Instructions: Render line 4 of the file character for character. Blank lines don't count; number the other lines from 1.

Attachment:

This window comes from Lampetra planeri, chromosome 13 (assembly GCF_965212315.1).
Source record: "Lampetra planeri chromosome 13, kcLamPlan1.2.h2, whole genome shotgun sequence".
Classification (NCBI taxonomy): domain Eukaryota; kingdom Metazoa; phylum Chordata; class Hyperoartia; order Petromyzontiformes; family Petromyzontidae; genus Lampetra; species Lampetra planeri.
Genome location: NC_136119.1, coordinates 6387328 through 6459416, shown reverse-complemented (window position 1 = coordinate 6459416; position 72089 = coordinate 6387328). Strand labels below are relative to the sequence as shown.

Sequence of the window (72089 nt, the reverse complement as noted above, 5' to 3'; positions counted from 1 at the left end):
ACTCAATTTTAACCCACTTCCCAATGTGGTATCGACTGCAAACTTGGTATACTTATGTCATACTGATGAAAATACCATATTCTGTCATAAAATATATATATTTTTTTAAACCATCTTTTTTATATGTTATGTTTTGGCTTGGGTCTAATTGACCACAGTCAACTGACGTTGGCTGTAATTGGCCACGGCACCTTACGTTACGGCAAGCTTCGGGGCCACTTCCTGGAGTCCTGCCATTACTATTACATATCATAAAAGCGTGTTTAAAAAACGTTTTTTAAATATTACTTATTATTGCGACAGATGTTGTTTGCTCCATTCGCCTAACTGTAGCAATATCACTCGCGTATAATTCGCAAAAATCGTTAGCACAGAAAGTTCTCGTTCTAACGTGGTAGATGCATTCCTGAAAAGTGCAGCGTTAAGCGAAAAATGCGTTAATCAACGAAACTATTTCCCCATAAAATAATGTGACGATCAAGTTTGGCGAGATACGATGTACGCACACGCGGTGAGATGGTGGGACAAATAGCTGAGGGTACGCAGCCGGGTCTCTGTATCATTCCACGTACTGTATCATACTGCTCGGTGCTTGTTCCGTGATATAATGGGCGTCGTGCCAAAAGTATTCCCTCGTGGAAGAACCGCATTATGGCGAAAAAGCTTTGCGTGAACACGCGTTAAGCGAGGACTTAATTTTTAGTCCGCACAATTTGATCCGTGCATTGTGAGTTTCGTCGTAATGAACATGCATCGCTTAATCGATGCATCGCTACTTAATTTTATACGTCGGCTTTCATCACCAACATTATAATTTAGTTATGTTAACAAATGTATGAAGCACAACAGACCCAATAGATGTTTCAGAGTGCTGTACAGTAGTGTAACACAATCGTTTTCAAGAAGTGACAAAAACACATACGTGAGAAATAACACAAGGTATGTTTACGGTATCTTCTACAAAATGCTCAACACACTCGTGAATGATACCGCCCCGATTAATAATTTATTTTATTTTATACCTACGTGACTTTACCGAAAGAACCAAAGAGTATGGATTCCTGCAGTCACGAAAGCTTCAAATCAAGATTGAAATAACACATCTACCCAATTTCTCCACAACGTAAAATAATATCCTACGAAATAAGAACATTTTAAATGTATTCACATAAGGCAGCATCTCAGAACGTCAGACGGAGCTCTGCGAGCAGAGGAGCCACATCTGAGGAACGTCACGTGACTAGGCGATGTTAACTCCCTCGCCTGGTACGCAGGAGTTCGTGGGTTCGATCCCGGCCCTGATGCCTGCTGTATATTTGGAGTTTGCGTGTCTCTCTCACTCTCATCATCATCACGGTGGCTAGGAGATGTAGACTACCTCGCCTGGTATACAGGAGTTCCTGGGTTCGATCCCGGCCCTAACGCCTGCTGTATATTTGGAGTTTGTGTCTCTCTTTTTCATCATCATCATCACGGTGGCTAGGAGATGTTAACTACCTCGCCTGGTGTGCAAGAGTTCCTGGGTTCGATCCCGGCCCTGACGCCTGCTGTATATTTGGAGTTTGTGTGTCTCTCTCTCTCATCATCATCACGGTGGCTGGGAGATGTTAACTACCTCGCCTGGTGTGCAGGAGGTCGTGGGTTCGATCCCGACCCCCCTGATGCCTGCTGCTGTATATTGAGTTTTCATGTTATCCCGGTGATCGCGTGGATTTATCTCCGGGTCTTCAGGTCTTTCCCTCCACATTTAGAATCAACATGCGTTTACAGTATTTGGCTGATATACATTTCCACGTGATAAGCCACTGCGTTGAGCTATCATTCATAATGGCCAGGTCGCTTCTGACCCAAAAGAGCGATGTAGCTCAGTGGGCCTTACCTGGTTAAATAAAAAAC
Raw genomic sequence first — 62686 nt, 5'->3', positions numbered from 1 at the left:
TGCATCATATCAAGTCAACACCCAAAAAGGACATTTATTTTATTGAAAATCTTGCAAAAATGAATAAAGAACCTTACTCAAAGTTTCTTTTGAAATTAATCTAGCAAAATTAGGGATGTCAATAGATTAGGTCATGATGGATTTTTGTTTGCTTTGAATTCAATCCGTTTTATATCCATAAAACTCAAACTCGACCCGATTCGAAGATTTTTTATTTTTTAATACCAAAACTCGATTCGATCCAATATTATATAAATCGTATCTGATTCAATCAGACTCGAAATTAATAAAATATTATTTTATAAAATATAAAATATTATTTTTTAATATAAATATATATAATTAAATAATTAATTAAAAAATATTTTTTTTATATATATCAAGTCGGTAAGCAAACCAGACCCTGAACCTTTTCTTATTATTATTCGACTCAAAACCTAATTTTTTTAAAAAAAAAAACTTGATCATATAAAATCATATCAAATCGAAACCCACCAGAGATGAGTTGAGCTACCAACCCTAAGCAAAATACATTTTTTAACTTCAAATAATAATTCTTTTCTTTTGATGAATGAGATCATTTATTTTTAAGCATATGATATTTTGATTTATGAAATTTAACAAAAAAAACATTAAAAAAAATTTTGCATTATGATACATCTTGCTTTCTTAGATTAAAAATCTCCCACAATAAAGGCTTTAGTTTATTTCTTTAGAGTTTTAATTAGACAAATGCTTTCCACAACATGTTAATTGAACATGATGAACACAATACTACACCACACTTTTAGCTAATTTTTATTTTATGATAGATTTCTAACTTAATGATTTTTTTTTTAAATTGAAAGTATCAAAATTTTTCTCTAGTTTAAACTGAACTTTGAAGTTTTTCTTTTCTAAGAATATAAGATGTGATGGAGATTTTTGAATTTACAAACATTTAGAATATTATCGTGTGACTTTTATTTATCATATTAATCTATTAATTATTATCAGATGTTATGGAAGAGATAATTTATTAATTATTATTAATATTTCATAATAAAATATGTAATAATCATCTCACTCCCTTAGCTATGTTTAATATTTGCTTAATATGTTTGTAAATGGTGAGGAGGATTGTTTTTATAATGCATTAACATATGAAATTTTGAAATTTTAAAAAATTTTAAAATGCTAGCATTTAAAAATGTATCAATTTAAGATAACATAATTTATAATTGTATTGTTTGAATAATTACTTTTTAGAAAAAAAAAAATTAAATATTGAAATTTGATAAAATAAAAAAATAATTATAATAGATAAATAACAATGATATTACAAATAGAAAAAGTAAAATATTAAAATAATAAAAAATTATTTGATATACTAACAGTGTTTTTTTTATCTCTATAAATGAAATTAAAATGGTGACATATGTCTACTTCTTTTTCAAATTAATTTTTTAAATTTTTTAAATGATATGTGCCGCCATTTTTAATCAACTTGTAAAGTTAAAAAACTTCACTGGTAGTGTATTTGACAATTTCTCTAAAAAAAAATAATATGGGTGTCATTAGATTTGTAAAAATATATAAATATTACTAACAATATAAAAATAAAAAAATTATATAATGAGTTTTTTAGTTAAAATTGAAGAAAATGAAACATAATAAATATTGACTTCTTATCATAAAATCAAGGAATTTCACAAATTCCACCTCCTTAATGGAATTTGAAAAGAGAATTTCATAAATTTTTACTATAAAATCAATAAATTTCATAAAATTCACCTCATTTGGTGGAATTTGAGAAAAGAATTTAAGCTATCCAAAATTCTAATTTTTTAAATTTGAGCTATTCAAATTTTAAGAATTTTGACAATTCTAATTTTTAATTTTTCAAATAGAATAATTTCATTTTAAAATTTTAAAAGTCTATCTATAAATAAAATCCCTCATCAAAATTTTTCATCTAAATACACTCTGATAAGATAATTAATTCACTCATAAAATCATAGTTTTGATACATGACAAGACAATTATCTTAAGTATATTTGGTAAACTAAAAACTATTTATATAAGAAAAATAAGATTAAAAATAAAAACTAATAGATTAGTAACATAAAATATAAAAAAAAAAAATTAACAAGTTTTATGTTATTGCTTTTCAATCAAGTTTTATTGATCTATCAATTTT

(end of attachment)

Genome location: NC_136119.1, coordinates 6387328 through 6459416, shown reverse-complemented (window position 1 = coordinate 6459416; position 72089 = coordinate 6387328). Strand labels below are relative to the sequence as shown.